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Blurry Backgrounds 
Monday, February 9, 2009, 11:17 AM
Posted by Ryan Miller
This article is related to my last writing titled "What are these letters on my camera?". There I threw out some technical information but did not mention how to actually apply any of that information. So lets get to it.

How do I make sure my background is blurry?

Often your shots will come out this way, with a blurry background. However, many times your shots don't have that nice blurry background.
Why have a blurry or soft background? When you are taking a shot of your child, a somewhat sharp background gives your child a good chance of blending in with that background. He or she doesn't pop out of the image.

So how do we accomplish the soft background? The most simple method is having a zoom lens and backing away from the subject. Whether you have point & shoot with a decent magnification or an SLR with zoom lens, you can make your subjects pop out of the picture. You can test this by standing close to your subject using the least amount of magnification (zoomed out), take a shot. Next, stand further away and using the highest magnification (zoomed in) and take a shot. The higher magnification your zoom is, the more the background will change. Easy stuff!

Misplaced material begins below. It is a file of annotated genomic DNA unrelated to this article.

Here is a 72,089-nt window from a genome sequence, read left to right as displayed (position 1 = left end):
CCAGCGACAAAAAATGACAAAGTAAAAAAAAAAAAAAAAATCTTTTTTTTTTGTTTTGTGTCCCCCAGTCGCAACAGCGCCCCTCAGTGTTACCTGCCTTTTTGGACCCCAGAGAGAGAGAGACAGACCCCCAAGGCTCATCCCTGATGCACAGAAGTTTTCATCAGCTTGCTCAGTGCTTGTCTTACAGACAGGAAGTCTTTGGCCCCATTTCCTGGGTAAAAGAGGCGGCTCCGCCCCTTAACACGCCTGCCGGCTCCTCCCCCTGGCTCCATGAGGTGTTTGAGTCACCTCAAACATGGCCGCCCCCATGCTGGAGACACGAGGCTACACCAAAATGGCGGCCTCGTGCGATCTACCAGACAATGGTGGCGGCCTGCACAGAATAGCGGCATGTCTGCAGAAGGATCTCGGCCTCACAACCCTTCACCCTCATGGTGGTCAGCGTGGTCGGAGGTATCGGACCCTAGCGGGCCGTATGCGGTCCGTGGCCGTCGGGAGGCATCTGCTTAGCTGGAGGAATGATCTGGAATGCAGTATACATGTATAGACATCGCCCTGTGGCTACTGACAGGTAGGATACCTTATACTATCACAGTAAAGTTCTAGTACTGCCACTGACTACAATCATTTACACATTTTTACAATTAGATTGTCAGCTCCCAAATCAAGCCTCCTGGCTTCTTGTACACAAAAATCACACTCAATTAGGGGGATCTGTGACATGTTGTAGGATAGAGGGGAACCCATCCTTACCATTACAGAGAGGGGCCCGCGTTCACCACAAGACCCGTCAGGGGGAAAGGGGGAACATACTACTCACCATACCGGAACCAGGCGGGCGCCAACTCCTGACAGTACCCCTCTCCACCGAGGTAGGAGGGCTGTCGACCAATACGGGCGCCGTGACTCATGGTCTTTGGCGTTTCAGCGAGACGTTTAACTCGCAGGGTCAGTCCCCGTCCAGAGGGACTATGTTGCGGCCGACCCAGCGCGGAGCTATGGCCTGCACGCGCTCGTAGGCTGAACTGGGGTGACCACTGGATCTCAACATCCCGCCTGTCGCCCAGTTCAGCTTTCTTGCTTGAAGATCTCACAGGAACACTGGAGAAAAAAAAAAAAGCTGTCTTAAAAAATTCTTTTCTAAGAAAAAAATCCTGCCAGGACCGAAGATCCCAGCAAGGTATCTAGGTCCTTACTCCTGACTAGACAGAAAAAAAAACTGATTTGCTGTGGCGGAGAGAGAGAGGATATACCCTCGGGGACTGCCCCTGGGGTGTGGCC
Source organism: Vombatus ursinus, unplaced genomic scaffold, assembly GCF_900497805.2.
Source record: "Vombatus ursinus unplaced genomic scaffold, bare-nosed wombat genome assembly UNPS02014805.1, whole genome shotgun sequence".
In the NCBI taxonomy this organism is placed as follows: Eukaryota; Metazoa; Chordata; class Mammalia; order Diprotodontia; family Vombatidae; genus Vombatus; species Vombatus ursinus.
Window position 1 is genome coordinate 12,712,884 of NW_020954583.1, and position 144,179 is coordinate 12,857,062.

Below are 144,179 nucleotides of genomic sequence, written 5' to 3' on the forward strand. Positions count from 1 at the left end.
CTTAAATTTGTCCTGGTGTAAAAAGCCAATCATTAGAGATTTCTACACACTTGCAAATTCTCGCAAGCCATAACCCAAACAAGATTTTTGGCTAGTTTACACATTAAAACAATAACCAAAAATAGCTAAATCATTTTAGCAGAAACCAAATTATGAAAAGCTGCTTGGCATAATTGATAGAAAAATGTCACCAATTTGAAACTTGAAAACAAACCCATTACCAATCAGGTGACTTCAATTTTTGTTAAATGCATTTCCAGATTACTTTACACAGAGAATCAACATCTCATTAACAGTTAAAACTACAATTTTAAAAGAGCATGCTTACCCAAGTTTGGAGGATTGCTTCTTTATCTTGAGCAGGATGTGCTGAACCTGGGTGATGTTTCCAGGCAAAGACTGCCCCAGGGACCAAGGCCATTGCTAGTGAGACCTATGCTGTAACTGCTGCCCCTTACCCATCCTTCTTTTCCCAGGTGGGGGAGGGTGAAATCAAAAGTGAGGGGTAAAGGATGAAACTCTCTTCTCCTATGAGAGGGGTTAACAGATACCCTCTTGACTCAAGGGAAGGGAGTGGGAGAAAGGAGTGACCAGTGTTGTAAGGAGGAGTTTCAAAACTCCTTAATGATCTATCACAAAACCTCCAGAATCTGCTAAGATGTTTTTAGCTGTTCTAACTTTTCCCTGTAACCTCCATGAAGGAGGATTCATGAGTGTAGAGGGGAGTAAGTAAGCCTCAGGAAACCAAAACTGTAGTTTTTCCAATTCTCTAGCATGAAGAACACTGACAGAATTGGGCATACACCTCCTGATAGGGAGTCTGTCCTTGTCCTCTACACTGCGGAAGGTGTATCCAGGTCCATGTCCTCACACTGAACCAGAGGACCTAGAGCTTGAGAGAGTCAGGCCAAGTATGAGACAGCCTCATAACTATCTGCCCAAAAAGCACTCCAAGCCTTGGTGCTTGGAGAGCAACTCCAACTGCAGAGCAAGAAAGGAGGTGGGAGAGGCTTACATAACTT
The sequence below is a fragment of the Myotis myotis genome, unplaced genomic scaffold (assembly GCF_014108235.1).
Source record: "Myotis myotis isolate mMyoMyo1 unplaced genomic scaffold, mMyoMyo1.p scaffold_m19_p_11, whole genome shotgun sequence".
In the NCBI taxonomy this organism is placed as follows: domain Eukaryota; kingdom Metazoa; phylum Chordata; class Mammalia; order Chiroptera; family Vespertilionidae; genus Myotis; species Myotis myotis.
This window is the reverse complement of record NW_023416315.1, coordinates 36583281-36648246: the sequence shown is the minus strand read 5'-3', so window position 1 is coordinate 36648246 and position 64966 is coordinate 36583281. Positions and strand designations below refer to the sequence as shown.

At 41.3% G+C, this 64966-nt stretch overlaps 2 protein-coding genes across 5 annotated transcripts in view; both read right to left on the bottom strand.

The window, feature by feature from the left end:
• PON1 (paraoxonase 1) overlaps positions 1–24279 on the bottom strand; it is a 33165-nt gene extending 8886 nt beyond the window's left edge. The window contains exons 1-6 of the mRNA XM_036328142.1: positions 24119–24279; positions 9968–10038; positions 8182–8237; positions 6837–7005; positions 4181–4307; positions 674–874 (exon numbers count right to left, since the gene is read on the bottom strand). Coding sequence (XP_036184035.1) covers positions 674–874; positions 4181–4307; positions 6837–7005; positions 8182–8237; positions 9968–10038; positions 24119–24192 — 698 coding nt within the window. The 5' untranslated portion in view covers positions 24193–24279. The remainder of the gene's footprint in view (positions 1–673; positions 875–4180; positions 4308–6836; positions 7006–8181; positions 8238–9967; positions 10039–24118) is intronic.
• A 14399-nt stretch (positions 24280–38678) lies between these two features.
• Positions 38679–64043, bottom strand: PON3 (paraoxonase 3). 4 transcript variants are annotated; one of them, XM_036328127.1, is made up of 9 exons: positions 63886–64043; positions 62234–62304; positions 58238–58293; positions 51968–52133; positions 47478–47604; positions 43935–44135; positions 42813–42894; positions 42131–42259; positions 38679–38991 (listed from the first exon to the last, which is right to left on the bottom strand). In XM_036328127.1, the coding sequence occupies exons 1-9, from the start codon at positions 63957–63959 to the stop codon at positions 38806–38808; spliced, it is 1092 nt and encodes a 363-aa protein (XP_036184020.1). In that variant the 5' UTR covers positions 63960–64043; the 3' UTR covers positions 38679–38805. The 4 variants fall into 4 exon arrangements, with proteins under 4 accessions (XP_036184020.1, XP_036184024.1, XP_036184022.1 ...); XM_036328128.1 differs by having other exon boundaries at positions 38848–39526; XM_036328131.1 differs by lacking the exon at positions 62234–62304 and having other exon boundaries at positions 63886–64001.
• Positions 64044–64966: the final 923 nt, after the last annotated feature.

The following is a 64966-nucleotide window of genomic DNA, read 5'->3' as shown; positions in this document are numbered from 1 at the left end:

There is another way to accomplish the blurry background. Using your Aperture. The aperture is the iris of the lens.
Without getting too technical we will see how to use it. For how to change this setting, you may have to consult your camera's manual.
While you are setting the aperture value with this setting, don't worry your camera adjusts the shutter speed to compensate.

The symbol for this setting is A or Av. There is a scale with aperture values and this scale is the F Stop. Again without getting too technical I will simply mention that the lower the F stop number, the more light will enter the lens and the more blurry the background will end up. A higher F stop will limit the amount of light entering the lens and will result with a sharper background. Great for landscapes.

You will see numbers like this: F/1.8, F/2.8, F/4, F/5.6 and so on to numbers like F/22. F/4 will result with a soft background unlike F/8 which will result in a sharper background. A combination of the two methods is a larger aperture like F/4 while you are zoomed in and standing further away.

Both of these methods do assume the background is at least several feet behind your subject. The further your subject is from the background, the more blurry the trees, rocks or buildings will appear.

Please try the zoom in/out exercise and post your results, will be interesting to see the changes. I'll post a few as well.
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